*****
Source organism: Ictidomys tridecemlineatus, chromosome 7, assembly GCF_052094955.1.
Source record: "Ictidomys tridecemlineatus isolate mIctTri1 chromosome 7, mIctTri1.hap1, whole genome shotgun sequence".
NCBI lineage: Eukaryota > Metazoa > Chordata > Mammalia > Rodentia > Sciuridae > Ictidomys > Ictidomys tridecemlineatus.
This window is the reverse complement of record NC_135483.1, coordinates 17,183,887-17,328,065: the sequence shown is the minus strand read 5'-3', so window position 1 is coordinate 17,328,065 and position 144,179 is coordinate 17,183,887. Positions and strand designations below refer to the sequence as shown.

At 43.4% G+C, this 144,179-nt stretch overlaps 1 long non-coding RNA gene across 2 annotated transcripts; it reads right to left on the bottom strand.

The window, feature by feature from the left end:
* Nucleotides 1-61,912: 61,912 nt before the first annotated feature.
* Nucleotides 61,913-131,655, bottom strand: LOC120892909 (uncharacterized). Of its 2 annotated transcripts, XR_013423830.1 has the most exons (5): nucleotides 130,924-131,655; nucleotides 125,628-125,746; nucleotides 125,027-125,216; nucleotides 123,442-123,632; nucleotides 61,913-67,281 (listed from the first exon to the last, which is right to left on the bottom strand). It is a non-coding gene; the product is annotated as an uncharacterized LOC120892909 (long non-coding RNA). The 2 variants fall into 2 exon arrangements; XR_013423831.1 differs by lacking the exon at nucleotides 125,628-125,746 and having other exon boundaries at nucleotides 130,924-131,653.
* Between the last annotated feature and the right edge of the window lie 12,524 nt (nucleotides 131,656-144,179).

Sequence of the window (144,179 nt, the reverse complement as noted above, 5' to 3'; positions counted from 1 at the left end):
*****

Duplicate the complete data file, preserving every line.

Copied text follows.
Source organism: Ictidomys tridecemlineatus, chromosome 7, assembly GCF_052094955.1.
Source record: "Ictidomys tridecemlineatus isolate mIctTri1 chromosome 7, mIctTri1.hap1, whole genome shotgun sequence".
NCBI lineage: Eukaryota > Metazoa > Chordata > Mammalia > Rodentia > Sciuridae > Ictidomys > Ictidomys tridecemlineatus.
This window is the reverse complement of record NC_135483.1, coordinates 17,183,887-17,328,065: the sequence shown is the minus strand read 5'-3', so window position 1 is coordinate 17,328,065 and position 144,179 is coordinate 17,183,887. Positions and strand designations below refer to the sequence as shown.

At 43.4% G+C, this 144,179-nt stretch overlaps 1 long non-coding RNA gene across 2 annotated transcripts; it reads right to left on the bottom strand.

The window, feature by feature from the left end:
* Nucleotides 1-61,912: 61,912 nt before the first annotated feature.
* Nucleotides 61,913-131,655, bottom strand: LOC120892909 (uncharacterized). Of its 2 annotated transcripts, XR_013423830.1 has the most exons (5): nucleotides 130,924-131,655; nucleotides 125,628-125,746; nucleotides 125,027-125,216; nucleotides 123,442-123,632; nucleotides 61,913-67,281 (listed from the first exon to the last, which is right to left on the bottom strand). It is a non-coding gene; the product is annotated as an uncharacterized LOC120892909 (long non-coding RNA). The 2 variants fall into 2 exon arrangements; XR_013423831.1 differs by lacking the exon at nucleotides 125,628-125,746 and having other exon boundaries at nucleotides 130,924-131,653.
* Between the last annotated feature and the right edge of the window lie 12,524 nt (nucleotides 131,656-144,179).

Sequence of the window (144,179 nt, the reverse complement as noted above, 5' to 3'; positions counted from 1 at the left end):